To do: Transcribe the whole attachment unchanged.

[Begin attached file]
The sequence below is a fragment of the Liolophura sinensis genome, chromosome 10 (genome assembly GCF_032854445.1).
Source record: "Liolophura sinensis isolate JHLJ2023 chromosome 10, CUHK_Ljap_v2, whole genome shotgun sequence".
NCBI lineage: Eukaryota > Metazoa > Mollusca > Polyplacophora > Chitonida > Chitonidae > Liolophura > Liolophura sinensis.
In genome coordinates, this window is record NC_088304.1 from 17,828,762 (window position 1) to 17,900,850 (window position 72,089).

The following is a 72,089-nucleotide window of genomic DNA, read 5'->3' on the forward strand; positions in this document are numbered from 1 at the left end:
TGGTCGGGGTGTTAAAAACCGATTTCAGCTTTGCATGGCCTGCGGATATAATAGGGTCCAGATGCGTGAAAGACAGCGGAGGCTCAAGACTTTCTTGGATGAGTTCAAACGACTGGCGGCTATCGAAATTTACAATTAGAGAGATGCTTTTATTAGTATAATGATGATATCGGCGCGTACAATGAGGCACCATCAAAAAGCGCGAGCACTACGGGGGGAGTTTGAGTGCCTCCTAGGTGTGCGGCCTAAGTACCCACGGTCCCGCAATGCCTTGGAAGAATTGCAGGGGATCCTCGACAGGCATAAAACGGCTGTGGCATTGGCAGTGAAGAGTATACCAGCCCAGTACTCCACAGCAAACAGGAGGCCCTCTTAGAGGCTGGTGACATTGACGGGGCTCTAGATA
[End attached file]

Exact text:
The sequence below is a fragment of the Liolophura sinensis genome, chromosome 10 (genome assembly GCF_032854445.1).
Source record: "Liolophura sinensis isolate JHLJ2023 chromosome 10, CUHK_Ljap_v2, whole genome shotgun sequence".
NCBI lineage: Eukaryota > Metazoa > Mollusca > Polyplacophora > Chitonida > Chitonidae > Liolophura > Liolophura sinensis.
In genome coordinates, this window is record NC_088304.1 from 17,828,762 (window position 1) to 17,900,850 (window position 72,089).

The following is a 72,089-nucleotide window of genomic DNA, read 5'->3' on the forward strand; positions in this document are numbered from 1 at the left end:
TGGTCGGGGTGTTAAAAACCGATTTCAGCTTTGCATGGCCTGCGGATATAATAGGGTCCAGATGCGTGAAAGACAGCGGAGGCTCAAGACTTTCTTGGATGAGTTCAAACGACTGGCGGCTATCGAAATTTACAATTAGAGAGATGCTTTTATTAGTATAATGATGATATCGGCGCGTACAATGAGGCACCATCAAAAAGCGCGAGCACTACGGGGGGAGTTTGAGTGCCTCCTAGGTGTGCGGCCTAAGTACCCACGGTCCCGCAATGCCTTGGAAGAATTGCAGGGGATCCTCGACAGGCATAAAACGGCTGTGGCATTGGCAGTGAAGAGTATACCAGCCCAGTACTCCACAGCAAACAGGAGGCCCTCTTAGAGGCTGGTGACATTGACGGGGCTCTAGATA